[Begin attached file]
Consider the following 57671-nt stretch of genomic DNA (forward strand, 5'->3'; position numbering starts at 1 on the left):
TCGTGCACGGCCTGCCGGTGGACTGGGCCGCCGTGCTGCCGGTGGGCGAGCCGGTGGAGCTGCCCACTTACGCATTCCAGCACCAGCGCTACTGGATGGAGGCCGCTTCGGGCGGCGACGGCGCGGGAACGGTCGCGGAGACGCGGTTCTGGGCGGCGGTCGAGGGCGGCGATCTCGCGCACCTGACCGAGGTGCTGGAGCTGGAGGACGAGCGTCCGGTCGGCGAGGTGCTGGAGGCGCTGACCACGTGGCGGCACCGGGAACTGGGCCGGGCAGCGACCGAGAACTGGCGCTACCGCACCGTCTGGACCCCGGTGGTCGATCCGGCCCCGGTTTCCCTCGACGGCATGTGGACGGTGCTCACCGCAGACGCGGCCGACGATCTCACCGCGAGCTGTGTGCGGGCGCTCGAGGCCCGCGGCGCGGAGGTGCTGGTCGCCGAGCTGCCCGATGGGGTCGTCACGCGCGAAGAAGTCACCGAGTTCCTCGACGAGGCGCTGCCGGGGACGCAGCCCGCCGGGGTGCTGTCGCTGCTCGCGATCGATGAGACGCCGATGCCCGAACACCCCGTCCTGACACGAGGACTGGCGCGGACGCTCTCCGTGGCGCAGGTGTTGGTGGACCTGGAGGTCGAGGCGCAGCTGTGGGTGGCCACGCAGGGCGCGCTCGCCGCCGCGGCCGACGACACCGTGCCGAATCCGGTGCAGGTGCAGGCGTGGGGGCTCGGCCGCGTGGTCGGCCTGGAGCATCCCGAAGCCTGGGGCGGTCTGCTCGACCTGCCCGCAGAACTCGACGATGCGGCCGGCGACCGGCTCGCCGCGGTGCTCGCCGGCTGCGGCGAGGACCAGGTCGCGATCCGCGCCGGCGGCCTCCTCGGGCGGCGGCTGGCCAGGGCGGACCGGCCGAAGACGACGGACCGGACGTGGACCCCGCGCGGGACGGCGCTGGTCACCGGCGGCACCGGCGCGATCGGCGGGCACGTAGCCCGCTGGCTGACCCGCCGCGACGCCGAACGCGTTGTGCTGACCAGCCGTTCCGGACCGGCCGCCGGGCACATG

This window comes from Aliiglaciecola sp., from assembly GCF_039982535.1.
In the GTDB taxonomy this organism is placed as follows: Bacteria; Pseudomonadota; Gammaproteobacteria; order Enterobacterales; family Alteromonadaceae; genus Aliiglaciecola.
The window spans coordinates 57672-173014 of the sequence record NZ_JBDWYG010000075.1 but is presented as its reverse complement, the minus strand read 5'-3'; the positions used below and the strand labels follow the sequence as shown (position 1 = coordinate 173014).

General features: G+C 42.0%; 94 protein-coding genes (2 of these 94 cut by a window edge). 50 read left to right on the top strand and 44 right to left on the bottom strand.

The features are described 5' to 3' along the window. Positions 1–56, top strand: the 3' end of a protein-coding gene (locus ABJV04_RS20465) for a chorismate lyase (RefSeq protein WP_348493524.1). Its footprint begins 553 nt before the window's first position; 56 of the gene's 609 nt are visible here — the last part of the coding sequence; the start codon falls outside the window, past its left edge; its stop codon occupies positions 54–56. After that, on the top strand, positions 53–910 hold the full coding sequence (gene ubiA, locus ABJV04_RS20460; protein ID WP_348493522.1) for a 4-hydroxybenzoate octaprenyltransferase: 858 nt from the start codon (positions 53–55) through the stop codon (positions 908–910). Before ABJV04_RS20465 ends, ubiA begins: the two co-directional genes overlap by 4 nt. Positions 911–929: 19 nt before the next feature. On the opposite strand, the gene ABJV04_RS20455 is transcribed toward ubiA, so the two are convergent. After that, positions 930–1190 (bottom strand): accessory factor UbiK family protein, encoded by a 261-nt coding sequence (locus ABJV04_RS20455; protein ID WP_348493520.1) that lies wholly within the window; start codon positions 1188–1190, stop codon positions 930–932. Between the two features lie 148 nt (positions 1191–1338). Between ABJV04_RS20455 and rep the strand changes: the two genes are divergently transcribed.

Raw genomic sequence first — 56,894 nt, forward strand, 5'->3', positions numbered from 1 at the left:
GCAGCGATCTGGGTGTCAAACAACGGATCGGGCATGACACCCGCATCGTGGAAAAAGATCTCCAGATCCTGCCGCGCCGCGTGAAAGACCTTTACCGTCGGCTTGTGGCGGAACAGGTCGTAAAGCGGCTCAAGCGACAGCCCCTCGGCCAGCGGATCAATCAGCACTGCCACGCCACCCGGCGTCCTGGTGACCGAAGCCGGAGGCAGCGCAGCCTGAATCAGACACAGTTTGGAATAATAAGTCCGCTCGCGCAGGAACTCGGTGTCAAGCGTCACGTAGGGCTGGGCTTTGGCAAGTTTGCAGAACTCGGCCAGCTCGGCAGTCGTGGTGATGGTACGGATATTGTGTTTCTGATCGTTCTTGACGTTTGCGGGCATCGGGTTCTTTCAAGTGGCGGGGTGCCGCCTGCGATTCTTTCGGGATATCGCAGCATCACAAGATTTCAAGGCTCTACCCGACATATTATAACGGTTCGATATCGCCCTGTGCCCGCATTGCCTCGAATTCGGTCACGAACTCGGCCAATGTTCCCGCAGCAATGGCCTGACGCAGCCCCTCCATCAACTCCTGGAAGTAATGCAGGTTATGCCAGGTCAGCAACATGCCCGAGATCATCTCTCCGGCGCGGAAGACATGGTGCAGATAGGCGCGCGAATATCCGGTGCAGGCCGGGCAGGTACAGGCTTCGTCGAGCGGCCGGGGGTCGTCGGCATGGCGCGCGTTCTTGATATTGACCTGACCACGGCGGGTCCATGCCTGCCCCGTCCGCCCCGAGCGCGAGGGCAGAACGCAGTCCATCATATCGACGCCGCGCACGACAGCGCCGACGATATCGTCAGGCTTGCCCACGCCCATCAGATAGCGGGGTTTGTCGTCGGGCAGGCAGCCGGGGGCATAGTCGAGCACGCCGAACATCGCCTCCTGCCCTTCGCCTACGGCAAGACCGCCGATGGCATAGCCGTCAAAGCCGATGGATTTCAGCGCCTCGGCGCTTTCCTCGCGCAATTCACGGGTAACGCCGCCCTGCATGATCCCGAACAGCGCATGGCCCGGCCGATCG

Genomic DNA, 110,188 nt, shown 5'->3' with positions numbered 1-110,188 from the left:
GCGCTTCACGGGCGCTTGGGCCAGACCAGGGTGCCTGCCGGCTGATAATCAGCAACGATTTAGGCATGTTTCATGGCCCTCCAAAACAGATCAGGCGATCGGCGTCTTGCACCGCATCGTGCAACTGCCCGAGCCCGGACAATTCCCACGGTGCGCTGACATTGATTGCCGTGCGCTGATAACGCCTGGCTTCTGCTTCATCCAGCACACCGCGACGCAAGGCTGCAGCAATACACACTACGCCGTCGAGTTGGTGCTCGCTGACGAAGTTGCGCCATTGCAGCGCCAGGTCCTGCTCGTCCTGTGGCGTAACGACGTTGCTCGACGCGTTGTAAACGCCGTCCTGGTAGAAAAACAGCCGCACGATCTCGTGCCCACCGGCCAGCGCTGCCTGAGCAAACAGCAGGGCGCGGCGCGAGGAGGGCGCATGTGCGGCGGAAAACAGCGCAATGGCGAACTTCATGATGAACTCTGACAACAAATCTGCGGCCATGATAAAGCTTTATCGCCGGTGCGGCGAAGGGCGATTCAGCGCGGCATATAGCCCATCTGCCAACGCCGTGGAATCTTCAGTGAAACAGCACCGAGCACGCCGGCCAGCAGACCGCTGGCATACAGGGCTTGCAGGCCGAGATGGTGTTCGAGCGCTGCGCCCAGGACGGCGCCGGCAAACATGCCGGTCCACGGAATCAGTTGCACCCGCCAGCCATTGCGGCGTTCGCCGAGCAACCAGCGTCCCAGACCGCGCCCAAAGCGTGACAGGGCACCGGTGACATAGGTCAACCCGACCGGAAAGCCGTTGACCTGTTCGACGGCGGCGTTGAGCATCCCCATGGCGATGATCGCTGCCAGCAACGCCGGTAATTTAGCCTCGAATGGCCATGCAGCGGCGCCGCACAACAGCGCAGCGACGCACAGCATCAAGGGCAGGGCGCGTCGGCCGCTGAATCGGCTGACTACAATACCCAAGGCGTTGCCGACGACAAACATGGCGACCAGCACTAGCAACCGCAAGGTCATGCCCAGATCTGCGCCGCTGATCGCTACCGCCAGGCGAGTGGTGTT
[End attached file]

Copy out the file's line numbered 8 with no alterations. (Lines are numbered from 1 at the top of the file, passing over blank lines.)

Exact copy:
Raw genomic sequence first — 56,894 nt, forward strand, 5'->3', positions numbered from 1 at the left: